Mucin-producing sweat gland carcinoma of the eyelid: Diagnostic and prognostic considerations

Ambika Hoguet, David Warrow, James Milite, Steven A. McCormick, Elizabeth Maher, Robert Dellarocca, David Dellarocca, Andrew Goldbaum, Tatyana Milman

Research output: Contribution to journalArticlepeer-review

22 Scopus citations


Purpose: To describe the clinical and pathologic characteristics of mucin-producing sweat gland carcinoma of the eyelid and to determine whether neuroendocrine differentiation is of prognostic significance. Design: Retrospective interventional case series. Methods: Search of the New York Eye and Ear Infirmary pathology database between 1990 and 2011 identified 16 patients with mucin-producing sweat gland carcinoma. Clinical, histopathologic, and immunohistochemical analyses were performed on all identified cases. Results: The patients presented with vascularized, focally cystic, nonulcerated eyelid margin lesions. Histopathologic evaluation showed that 4 lesions (25%) had a cystic, papillary, and solid growth pattern with an in situ component, 7 (44%) were pure invasive mucinous carcinomas, and 5 (31%) demonstrated both growth patterns. Immunohistochemical analysis of 15 tumors showed that pure cystic/papillary lesions had a significantly greater percentage of synaptophysin-immunoreactive cells (P =.036). There was no significant difference in the number of neuroendocrine markers expressed or in the intensity of immunostaining among the 3 different growth patterns. Re-excision for margin clearance was performed in 8 of 13 cases (61.5%). Two of 13 lesions recurred (15%); 1 of these was an in situ tumor with cystic morphology and neuroendocrine differentiation and the other was pure invasive mucinous carcinoma. None of the lesions metastasized. Conclusions: Mucin-producing sweat gland carcinoma pathologically represents a continuum, from an in situ lesion to a classic, invasive mucinous carcinoma. Immunohistochemical evidence of neuroendocrine differentiation can be observed in all lesions and does not appear to have a prognostic significance, arguing against the utility of immunohistochemical subtyping of mucinous sweat gland carcinomas.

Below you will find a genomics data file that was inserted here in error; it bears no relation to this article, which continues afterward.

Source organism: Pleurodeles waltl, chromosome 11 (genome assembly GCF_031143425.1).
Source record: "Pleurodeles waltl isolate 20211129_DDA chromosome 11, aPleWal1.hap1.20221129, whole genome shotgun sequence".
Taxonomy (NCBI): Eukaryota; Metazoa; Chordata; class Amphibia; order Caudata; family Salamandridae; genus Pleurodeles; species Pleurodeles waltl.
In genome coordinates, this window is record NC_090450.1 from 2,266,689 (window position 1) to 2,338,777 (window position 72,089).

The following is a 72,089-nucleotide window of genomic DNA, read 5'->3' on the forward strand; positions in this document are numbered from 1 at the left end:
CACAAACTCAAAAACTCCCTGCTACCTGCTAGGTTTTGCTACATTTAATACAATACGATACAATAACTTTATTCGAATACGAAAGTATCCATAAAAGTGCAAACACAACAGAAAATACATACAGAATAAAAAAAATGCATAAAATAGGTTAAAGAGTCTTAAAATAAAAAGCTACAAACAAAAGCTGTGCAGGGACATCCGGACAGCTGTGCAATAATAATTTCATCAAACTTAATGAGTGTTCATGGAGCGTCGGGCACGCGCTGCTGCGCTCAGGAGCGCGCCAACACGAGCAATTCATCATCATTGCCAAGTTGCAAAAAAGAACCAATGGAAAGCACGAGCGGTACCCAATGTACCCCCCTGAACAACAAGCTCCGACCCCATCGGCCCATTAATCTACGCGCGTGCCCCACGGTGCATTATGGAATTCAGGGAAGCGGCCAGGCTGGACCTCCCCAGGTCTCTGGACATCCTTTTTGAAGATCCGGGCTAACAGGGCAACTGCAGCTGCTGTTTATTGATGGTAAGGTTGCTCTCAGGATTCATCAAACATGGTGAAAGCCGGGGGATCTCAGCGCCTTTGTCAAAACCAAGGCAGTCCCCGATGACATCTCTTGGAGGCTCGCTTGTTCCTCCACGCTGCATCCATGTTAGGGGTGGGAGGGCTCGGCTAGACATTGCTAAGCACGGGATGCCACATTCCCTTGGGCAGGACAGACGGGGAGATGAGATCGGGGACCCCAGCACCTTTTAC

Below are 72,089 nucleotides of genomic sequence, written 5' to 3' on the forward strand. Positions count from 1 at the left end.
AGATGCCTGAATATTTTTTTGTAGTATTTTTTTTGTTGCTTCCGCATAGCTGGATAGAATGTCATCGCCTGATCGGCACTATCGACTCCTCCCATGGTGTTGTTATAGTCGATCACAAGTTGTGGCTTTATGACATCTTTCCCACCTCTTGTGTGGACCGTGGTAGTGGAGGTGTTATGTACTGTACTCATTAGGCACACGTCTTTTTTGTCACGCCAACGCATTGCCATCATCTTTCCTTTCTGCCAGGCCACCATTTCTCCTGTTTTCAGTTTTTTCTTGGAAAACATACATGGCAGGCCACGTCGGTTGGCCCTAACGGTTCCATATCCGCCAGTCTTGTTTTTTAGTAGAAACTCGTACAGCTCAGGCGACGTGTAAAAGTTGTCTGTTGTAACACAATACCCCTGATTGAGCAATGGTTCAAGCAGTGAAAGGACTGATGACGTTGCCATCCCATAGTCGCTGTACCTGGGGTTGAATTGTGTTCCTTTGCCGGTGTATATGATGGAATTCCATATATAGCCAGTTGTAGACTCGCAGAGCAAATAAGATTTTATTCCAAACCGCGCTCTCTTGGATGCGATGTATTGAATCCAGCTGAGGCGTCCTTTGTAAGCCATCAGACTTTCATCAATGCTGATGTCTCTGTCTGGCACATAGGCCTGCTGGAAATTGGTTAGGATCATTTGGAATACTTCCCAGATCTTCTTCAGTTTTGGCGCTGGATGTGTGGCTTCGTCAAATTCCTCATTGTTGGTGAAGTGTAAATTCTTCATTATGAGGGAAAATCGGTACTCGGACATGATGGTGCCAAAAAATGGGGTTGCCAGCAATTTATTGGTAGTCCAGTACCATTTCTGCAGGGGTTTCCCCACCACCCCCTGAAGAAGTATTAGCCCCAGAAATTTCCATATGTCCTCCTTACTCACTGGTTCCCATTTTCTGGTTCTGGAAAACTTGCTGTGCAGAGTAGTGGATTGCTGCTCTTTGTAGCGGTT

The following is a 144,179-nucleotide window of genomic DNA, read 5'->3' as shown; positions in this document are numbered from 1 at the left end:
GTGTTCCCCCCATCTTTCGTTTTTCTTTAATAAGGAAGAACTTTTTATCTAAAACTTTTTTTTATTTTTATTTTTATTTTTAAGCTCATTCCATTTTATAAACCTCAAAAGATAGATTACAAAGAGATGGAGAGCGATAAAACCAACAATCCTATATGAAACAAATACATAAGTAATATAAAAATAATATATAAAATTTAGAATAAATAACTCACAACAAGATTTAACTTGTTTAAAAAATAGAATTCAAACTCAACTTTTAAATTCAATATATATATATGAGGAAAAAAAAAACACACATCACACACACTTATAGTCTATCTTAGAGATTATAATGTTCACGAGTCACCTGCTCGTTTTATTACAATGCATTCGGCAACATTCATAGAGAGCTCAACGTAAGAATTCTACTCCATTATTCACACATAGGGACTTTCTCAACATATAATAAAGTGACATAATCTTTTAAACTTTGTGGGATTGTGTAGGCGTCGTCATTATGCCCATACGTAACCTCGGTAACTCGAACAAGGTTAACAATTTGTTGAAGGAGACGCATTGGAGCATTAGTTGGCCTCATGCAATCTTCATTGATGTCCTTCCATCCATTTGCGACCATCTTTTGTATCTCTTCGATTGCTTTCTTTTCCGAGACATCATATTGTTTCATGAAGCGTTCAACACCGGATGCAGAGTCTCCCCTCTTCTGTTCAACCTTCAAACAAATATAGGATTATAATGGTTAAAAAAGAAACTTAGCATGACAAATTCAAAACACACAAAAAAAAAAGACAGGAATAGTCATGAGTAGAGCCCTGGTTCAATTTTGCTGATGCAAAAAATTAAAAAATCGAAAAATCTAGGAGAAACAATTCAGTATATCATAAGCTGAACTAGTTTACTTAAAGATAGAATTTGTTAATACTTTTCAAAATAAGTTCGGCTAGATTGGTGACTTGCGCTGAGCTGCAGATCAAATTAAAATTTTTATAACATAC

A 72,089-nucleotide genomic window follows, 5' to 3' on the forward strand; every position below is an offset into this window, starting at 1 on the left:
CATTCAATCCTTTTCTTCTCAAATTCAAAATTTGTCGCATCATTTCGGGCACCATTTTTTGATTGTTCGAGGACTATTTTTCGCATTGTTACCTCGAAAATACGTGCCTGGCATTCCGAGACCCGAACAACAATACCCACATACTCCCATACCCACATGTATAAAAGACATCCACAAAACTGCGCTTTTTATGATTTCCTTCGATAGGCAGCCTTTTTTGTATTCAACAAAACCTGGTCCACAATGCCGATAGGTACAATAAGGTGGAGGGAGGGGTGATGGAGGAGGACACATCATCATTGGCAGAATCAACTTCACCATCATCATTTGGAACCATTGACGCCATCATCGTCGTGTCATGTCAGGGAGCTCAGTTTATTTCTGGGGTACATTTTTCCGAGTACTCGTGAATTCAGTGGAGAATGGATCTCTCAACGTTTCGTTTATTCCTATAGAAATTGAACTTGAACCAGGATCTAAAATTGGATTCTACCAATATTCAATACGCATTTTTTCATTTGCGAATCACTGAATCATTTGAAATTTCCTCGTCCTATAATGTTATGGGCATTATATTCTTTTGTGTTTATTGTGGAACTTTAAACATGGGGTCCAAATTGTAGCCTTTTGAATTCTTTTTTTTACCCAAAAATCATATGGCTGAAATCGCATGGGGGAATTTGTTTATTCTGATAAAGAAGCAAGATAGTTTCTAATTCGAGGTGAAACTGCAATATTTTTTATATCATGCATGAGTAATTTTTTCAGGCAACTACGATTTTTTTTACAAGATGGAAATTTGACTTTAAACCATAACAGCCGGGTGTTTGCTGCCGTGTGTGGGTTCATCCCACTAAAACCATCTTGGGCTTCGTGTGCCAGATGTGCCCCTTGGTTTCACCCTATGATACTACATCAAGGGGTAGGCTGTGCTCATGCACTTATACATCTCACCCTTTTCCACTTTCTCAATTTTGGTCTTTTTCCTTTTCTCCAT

Original languageEnglish
Pages (from-to)585-592.e2
JournalAmerican Journal of Ophthalmology
Issue number3
StatePublished - Mar 2013
Externally publishedYes


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